Paytm Founder Vijay Shekhar Sharma is back in the trenches after RBI’s recent action left him without a banking platform. There are still some opportunities, but he will have to move swiftly to grab them

Vijay Shekhar Sharma’s digital payments journey has weathered many a storm over the years. Now, the 46-year-old’s situation is akin to rowing a boat constantly springing leaks. Sharma fixes one hole, only for another to spring up. 

Let’s go back a bit. Sharma’s One 97 Communications Ltd (OCL), founded in 2000, pioneered the use of QR codes at merchant outlets much before the demonetisation in 2016, giving its brand, Paytm, a head start. Soon after QR codes became popular, the government came up with the Unified Payments Interface (UPI), sparking a revolution in the digital payments space. UPI levelled the playing field, and service providers such as Google Pay and PhonePe cornered a lion’s share of this. While demonetisation did give a boost to payments firms, it became clear that Paytm’s UPI business was financially unviable because of the near absence of the merchant discount rate (MDR)—a fee that a merchant is charged for accepting payments.

“ We expect profitability to improve, because many of the relationships we have with PPBL… are solvable
through third-party partnerships ”


President & Group CFO
Paytm, During a call with investors

Sharma then diversified Paytm, which has SoftBank and Alibaba as investors, into a loan distribution and investment products firm, using the payments insights of customers and merchants. Just as things began to normalise after Covid-19, regulatory scrutiny over Chinese ownership created uncertainty. Sharma quickly reduced Alibaba affiliate Ant Financials’ stake and increased his own to 19.4%. 

Then earlier this year, OCL suffered a major blow when the Reserve Bank of India (RBI) took action against its associate entity, Paytm Payments Bank Ltd (PPBL), for persistent non-compliance with KYC norms and other issues. PPBL was barred from accepting fresh deposits or top-ups in any customer account, prepaid instruments, wallets, FASTags, etc., after March 15. Will Sharma be able to put Paytm back on track this time?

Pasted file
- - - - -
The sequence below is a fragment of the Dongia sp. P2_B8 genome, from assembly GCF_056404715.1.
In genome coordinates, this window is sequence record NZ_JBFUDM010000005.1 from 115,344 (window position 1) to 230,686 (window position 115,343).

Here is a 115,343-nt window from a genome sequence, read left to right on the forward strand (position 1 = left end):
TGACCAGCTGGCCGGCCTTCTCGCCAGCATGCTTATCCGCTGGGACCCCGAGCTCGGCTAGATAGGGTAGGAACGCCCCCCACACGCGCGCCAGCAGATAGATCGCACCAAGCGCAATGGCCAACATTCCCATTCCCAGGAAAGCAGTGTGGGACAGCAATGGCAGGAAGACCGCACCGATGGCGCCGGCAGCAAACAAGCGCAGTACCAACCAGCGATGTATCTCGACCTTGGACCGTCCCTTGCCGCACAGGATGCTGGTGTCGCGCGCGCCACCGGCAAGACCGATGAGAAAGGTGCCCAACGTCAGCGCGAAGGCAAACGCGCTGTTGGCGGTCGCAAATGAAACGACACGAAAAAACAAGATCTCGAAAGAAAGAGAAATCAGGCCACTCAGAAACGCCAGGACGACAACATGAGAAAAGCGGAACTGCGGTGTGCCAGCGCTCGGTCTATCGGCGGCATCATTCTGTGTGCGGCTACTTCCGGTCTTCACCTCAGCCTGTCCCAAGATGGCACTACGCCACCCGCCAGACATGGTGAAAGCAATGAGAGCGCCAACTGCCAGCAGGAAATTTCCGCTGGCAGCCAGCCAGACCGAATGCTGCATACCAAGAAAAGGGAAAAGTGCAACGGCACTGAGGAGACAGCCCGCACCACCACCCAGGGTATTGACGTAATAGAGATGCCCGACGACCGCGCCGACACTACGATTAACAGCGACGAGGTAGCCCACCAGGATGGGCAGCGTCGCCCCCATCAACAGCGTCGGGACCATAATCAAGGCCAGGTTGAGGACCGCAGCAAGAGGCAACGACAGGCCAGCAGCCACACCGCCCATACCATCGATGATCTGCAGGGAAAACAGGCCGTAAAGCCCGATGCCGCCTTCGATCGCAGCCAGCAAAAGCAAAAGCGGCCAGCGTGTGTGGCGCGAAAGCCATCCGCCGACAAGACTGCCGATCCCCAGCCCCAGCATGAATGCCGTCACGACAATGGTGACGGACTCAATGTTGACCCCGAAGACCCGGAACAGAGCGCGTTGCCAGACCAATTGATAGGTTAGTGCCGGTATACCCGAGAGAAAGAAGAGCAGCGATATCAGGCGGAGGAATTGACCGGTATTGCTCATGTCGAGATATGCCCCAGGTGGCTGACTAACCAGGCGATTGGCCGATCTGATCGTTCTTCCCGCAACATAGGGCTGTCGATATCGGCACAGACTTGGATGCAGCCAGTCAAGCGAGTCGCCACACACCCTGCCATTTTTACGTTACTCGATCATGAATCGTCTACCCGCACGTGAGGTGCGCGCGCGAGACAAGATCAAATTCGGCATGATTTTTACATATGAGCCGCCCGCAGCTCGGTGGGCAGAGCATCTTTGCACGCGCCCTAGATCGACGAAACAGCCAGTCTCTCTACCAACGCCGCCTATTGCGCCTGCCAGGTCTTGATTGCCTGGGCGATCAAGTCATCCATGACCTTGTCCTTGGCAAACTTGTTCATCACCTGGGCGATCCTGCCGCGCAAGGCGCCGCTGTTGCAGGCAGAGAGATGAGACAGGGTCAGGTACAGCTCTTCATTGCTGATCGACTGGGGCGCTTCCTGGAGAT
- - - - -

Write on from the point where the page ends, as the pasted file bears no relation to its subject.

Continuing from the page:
Some experts like Barnik Chitran Maitra, Managing Partner of Arthur D. Little (ADL), India and South Asia, feel that Sharma lacks focus. “He has not been able to scale up any business to market leadership with several bets such as Paytm Mall failing spectacularly. He needs to focus on the one or two businesses that he believes has the potential to scale and achieve market leadership,” says Maitra, adding that there is also the issue of credibility in the financial sector. “He has to work hard to earn that trust back. The banking system operates on trust. Your loan partners need to trust you, your mutual fund (MF) partners need to trust you, and everyone in the ecosystem needs to trust you, particularly regulator RBI.” 

Paytm’s core focus is on acquiring customers for payments (currently at 100 million-plus monthly transacting users) and leveraging that data to build a financial services business. How has RBI’s action affected Paytm, that has more than three dozen subsidiaries and associates, and connects retail customers and merchants? RBI’s moves have impacted one of Paytm’s three business lines, namely payments. (Financial services and marketing are its two other business lines.) Revenues from payments, that make up more than half its total revenues, may experience a hit due to RBI’s restrictions. But Paytm insiders claim that minus payment gateway costs, the share of the three businesses is one-third each.

Days after RBI’s move, Sharma termed the PPBL action as “more of a big speed bump”. He assured investors that in partnership with other banks and the capabilities that Paytm had developed, the company will be able to get through. “And from here on, we are very clear that we will work with other banks… OCL has already been working with other banks for the past two years,” he told investors in a February call. Sharma declined to participate in this story because of Paytm’s silent period—its FY24 results will be out soon.